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McKinney Fire shows no growth

Siller helicopter 37S dips its snorkel to fill with water for the fight against the McKinney Fire. [Inciweb photo]

For the first time since the McKinney Fire started July 29, fire managers reported no growth on the fire overnight.

The fire, burning about six miles northwest of Yreka and about six miles south of the Oregon border, was listed at 60,379 acres Tuesday, with 55% containment.

“After 11 days of arduous labor, firefighters have ... constructed initial line around the entire 80-mile fire perimeter,” stated a Tuesday update on Inciweb, the federal fire information website. “The next step for our fire personnel is to continue to maintain this line by aggressive and thorough mop-up with the intention to gain depth and keep the fire in its existing footprint.”

In other pieces of good news, fire managers reported the nearby Smokey Fire was 100% contained at 34 acres; the 7,886-acre Yeti Fire, burning west of the McKinney Fire, near the town of Seiad Valley, was listed at 78% containment; and the close-by Alex Fire was 80% contained at 151 acres.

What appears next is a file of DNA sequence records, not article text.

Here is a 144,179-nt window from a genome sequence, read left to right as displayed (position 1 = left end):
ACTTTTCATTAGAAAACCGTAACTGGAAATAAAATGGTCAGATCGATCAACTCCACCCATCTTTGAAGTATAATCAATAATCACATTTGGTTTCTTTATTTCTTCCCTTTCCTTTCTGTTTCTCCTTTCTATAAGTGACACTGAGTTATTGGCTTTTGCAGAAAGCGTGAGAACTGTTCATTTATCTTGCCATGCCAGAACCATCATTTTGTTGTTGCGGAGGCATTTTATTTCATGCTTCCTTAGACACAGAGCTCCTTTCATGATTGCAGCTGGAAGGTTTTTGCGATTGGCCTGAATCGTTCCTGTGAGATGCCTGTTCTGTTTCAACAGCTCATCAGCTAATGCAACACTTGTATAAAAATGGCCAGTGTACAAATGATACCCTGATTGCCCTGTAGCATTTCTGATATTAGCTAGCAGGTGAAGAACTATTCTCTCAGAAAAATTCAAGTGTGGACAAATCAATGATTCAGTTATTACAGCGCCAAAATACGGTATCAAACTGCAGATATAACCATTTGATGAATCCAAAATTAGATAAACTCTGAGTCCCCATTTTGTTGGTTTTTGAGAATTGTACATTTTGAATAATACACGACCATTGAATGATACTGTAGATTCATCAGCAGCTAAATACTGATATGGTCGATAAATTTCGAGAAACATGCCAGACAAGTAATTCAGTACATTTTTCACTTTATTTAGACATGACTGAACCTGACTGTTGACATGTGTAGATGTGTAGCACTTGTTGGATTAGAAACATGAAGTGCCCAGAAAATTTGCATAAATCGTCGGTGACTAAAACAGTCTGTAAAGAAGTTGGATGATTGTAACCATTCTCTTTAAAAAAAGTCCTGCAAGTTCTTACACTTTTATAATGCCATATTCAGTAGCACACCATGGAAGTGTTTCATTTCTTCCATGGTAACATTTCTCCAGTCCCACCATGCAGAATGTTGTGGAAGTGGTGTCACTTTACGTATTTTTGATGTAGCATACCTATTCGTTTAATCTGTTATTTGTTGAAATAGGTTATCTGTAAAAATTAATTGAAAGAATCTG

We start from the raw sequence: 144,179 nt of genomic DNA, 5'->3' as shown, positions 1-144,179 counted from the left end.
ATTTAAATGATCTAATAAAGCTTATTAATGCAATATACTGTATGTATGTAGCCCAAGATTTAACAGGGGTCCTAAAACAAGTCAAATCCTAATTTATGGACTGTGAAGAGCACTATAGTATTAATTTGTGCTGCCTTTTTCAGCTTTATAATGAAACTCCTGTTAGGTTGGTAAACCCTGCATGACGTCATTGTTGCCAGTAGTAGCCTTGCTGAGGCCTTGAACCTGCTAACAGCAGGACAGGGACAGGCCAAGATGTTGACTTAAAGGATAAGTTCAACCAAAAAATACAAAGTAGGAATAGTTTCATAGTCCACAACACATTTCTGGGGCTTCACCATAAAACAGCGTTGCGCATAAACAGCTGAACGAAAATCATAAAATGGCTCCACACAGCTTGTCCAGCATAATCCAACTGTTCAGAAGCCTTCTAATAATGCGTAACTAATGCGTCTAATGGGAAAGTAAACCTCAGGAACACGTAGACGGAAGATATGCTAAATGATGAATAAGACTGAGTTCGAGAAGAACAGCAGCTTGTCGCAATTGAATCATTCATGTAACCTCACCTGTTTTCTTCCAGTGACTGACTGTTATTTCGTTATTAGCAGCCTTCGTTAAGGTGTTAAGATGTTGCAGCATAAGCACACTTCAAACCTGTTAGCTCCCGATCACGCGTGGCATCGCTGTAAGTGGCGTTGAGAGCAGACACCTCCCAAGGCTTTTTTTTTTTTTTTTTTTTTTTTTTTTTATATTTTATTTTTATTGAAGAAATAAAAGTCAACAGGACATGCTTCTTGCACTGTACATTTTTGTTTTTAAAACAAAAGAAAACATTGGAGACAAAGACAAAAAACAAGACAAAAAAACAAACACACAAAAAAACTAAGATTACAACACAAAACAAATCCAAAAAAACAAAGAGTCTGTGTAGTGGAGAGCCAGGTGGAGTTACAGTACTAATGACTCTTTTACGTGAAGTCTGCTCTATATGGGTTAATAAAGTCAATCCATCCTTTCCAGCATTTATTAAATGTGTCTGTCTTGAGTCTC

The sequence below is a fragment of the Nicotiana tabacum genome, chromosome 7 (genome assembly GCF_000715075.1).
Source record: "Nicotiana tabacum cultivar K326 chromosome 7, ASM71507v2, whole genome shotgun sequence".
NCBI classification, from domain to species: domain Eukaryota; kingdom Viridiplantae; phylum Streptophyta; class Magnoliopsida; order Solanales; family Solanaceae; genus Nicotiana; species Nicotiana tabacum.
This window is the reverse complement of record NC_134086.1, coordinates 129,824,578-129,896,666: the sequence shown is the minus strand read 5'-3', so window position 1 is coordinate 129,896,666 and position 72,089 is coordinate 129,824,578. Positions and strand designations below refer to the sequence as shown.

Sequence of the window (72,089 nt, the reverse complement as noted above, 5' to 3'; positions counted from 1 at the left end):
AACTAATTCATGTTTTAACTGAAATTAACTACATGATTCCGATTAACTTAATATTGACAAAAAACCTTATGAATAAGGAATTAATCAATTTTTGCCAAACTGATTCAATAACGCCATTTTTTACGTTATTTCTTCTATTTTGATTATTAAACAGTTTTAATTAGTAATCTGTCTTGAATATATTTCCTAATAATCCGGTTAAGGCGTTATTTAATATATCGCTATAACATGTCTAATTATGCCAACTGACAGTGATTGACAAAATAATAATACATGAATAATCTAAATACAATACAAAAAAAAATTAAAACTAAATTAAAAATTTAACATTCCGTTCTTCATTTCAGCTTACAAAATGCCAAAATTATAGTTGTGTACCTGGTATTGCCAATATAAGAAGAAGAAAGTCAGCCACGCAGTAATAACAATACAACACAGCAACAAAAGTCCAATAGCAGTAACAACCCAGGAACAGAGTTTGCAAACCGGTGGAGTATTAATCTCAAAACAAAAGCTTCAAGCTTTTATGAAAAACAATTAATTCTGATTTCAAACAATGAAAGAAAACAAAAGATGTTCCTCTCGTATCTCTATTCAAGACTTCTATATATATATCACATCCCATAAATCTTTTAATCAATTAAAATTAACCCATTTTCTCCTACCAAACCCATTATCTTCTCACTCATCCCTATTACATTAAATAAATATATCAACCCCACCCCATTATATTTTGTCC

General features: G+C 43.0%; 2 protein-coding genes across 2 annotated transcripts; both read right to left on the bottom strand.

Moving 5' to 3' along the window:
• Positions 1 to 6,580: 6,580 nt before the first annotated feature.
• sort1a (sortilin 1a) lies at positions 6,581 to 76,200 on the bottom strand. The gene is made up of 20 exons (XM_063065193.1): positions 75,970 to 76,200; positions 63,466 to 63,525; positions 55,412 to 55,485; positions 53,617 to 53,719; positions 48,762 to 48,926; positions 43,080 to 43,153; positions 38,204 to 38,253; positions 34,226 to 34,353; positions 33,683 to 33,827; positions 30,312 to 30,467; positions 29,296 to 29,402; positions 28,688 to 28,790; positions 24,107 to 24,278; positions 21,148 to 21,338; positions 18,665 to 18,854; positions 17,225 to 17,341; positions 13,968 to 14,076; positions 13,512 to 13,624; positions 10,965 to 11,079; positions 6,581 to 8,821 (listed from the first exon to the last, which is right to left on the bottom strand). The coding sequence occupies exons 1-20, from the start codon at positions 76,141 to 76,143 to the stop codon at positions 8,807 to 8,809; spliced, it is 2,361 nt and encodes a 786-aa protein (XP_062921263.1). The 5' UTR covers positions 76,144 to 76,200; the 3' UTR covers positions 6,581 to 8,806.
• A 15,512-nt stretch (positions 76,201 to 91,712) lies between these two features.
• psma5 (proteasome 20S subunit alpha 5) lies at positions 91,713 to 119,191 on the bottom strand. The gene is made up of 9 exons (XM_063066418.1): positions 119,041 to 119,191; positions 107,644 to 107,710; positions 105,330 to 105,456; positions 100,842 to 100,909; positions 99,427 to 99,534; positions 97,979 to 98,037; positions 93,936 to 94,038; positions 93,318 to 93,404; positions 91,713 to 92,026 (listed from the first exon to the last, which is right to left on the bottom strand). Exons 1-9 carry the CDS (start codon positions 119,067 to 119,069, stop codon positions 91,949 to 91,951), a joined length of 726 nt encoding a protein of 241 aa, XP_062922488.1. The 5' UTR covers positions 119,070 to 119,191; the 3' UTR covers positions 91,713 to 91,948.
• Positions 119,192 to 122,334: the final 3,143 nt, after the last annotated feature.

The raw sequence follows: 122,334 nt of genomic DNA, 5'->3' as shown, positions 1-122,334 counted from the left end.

The big news Monday was that crews finally got a line punched in on the troublesome north side of the McKinney Fire, said Dennis Burns, California Interagency Incident Management Team fire behavior analyst, in a Tuesday morning briefing.

The fire is now 100% lined, and crews have mopped up to 300 feet into the interior in some places, he said.

Monday “was kind of our midterm exam,” Burns said, with crews facing red flag conditions and winds up to 25 mph, and they were able to keep the fire within its footprint.

“(Tuesday) is our final exam. We’ve got 30-35 mph gusts. ... If we make it through (Tuesday), we’re going to start seeing some more black on the map,” he said, referring to areas on the perimeter of the fire map that change from red to black when fire lines are considered to be secure.

“(Tuesday) is our last day of red flag warnings,” Burns added. “If we make it through ... I’m starting to feel better that we’re going to keep it, and this fire is going to stay where it belongs.”

Reach Mail Tribune Editor-in-Chief David Smigelski at 541-776-4484 or dsmigelski@rosebudmedia.com.